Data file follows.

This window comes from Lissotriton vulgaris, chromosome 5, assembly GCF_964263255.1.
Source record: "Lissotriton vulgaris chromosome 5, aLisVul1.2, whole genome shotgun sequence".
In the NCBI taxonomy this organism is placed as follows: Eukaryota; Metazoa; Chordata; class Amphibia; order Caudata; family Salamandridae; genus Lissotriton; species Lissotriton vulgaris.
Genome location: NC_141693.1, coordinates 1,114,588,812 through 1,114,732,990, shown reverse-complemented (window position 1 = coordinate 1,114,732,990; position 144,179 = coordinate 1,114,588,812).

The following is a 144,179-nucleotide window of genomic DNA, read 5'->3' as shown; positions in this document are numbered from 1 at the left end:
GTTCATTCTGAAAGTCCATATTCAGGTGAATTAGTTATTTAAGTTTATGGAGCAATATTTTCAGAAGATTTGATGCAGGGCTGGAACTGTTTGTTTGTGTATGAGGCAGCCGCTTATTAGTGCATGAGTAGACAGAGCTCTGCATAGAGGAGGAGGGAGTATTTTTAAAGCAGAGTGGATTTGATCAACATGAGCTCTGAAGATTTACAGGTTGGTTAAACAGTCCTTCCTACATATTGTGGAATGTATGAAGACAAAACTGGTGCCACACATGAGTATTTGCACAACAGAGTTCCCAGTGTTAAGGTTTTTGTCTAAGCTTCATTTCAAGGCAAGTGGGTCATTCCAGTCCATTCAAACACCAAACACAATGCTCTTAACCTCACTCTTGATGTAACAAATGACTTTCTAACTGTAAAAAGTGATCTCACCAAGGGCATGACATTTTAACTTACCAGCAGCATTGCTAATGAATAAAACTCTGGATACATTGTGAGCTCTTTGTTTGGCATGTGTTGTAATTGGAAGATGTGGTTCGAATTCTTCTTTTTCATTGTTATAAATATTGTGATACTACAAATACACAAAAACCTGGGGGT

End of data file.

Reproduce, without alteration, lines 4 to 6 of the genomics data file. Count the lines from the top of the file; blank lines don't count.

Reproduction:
Genome location: NC_141693.1, coordinates 1,114,588,812 through 1,114,732,990, shown reverse-complemented (window position 1 = coordinate 1,114,732,990; position 144,179 = coordinate 1,114,588,812).

The following is a 144,179-nucleotide window of genomic DNA, read 5'->3' as shown; positions in this document are numbered from 1 at the left end:
GTTCATTCTGAAAGTCCATATTCAGGTGAATTAGTTATTTAAGTTTATGGAGCAATATTTTCAGAAGATTTGATGCAGGGCTGGAACTGTTTGTTTGTGTATGAGGCAGCCGCTTATTAGTGCATGAGTAGACAGAGCTCTGCATAGAGGAGGAGGGAGTATTTTTAAAGCAGAGTGGATTTGATCAACATGAGCTCTGAAGATTTACAGGTTGGTTAAACAGTCCTTCCTACATATTGTGGAATGTATGAAGACAAAACTGGTGCCACACATGAGTATTTGCACAACAGAGTTCCCAGTGTTAAGGTTTTTGTCTAAGCTTCATTTCAAGGCAAGTGGGTCATTCCAGTCCATTCAAACACCAAACACAATGCTCTTAACCTCACTCTTGATGTAACAAATGACTTTCTAACTGTAAAAAGTGATCTCACCAAGGGCATGACATTTTAACTTACCAGCAGCATTGCTAATGAATAAAACTCTGGATACATTGTGAGCTCTTTGTTTGGCATGTGTTGTAATTGGAAGATGTGGTTCGAATTCTTCTTTTTCATTGTTATAAATATTGTGATACTACAAATACACAAAAACCTGGGGGT